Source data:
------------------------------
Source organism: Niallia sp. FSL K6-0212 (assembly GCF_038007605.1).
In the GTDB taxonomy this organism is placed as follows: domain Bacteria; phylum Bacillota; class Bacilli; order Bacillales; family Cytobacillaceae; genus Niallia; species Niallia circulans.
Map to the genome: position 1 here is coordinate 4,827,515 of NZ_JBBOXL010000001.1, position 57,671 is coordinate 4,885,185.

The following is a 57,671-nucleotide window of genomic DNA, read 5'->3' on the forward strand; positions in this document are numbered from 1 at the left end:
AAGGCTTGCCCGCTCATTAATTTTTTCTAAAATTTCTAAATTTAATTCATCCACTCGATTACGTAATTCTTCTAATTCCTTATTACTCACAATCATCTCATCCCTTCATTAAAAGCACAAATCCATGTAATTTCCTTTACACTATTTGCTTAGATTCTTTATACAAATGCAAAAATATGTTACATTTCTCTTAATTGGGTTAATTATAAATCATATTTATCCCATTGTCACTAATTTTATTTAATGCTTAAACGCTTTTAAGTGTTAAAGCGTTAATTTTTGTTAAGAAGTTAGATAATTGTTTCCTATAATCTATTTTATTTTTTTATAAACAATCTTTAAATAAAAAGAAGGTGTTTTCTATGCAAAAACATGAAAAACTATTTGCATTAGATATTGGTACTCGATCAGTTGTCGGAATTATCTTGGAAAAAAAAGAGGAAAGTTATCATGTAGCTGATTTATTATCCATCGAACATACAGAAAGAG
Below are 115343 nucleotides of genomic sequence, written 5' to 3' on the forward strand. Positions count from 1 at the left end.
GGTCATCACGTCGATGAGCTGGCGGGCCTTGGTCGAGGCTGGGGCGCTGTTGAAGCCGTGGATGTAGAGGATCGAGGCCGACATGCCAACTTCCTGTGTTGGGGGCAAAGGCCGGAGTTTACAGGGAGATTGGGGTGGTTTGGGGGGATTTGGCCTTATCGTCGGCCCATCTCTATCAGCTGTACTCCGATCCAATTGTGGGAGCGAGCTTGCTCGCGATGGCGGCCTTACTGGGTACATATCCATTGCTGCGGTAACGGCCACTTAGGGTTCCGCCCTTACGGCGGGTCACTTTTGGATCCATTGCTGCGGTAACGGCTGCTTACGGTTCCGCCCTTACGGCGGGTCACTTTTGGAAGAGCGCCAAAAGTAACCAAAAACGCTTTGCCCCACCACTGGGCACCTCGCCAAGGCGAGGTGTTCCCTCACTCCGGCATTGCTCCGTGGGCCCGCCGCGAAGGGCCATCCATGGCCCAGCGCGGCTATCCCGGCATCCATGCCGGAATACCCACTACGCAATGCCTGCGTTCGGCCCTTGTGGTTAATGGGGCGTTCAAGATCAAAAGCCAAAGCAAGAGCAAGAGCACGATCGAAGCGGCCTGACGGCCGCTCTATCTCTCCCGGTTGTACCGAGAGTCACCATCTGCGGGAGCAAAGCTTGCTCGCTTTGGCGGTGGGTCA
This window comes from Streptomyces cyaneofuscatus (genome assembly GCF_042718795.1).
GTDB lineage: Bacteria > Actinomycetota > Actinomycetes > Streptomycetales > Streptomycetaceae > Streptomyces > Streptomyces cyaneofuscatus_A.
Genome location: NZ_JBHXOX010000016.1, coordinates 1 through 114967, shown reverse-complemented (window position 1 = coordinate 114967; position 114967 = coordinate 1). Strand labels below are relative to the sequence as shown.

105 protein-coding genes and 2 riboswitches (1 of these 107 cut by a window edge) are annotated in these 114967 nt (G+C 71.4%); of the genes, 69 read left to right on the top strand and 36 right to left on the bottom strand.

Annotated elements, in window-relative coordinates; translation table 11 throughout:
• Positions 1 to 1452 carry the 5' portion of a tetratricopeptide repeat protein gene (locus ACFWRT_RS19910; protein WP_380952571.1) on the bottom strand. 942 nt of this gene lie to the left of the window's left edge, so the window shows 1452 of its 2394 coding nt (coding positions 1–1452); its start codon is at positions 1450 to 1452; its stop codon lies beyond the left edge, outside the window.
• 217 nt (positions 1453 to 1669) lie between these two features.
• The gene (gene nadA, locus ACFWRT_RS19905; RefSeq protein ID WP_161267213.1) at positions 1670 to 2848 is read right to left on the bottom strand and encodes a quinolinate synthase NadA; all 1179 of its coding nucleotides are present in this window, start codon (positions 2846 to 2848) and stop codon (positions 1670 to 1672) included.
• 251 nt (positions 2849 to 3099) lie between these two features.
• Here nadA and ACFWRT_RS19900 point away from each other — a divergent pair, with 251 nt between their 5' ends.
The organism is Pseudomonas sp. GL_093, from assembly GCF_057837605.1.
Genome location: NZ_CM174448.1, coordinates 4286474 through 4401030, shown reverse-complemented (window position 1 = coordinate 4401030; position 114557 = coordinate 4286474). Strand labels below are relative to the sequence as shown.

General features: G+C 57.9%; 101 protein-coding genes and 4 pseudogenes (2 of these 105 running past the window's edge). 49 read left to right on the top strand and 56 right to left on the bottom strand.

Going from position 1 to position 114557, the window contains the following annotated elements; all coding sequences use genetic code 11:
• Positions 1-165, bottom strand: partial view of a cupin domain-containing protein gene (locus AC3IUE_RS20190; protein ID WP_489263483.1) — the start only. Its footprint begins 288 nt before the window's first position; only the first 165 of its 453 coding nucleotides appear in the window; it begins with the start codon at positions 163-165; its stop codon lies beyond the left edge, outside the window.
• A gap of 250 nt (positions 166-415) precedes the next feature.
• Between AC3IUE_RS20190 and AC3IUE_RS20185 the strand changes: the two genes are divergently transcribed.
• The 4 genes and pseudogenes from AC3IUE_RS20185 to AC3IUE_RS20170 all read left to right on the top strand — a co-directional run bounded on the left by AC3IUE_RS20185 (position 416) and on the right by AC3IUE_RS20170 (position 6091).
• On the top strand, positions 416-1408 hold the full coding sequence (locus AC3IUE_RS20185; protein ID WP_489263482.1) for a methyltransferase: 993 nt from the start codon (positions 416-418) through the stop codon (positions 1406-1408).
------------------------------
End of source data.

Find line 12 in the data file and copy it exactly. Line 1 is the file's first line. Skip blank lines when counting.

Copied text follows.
Annotated elements, in window-relative coordinates; translation table 11 throughout: